FAA won’t meet 2015 deadline for drone safety
Bart Jansen, USA Today
WASHINGTON — Federal watchdogs told a House panel Wednesday that the Federal Aviation Administration won’t meet its 2015 deadline for having drones fly safely in the same space as commercial jets.
However, the head of the FAA says drones would be phased into the skies gradually.
Congress set the deadline to spur integration of drones into the skies, with projections for $82 billion in economic activity over the next decade. But after the FAA set a five-year road map and designated six groups to run drone tests last year, significant work remains to ensure that drones don’t crash into other aircraft.
“The agency will not meet the September 2015 deadline for safe (drone) integration and it is uncertain when this will be achieved,” Calvin Scovel III, the Transportation Department’s inspector general, told the House Transportation subcommittee on aviation.
Scovel cited “significant technological barriers,” such as having drones detect and avoid other aircraft, and remaining linked to their remote pilots. He also said that air-traffic controllers contend that existing automation can’t handle drone flight plans.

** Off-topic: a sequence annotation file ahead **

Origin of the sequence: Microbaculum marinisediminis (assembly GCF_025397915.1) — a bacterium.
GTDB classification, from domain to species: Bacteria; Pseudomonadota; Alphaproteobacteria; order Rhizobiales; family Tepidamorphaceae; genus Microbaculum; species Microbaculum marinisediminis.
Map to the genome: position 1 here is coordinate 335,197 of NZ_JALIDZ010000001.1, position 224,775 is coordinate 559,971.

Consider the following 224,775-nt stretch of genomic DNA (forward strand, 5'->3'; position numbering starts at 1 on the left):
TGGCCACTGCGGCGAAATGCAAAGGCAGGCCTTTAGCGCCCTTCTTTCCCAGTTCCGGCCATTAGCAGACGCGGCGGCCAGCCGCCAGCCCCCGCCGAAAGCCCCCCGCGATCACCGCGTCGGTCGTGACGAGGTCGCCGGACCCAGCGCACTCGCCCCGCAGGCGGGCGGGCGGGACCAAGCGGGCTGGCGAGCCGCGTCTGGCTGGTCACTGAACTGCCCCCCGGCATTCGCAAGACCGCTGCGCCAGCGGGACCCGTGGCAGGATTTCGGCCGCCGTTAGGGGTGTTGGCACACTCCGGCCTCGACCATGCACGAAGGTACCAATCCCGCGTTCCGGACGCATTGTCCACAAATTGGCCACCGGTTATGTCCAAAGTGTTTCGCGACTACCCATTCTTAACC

Gerald Dillingham, director of civil aviation for the Government Accountability Office, said the FAA hasn’t defined the safety and performance standards it needs from the six test groups, or how data will be collected and analyzed.
“While progress is being made, there are some significant hurdles and challenges that FAA must still overcome to fully integrate” drones into national airspace, Dillingham said. “Given the status of these efforts, stakeholders remain concerned about FAA’s ability to meet the 2015 timeline.”
FAA Administrator Michael Huerta told lawmakers that drones will be approved in phases. He said technology is developing rapidly, and that regulators will learn from the six test groups.
“We won’t get to a point where there will be one day where suddenly everyone can operate anything anytime,” Huerta said. “But as we go through the certification and qualification process, there will be classes of these aircraft that we will be able to introduce.”
Lawmakers asked whether Huerta would need a deadline extension. “I don’t want you to feel jammed by an artificial deadline created by Congress,” said Rep. Pete DeFazio, D-Ore.
Huerta didn’t ask for a delay, but said drones will be approved in stages, “with the overriding concern that we want to maximize the highest levels of safety.”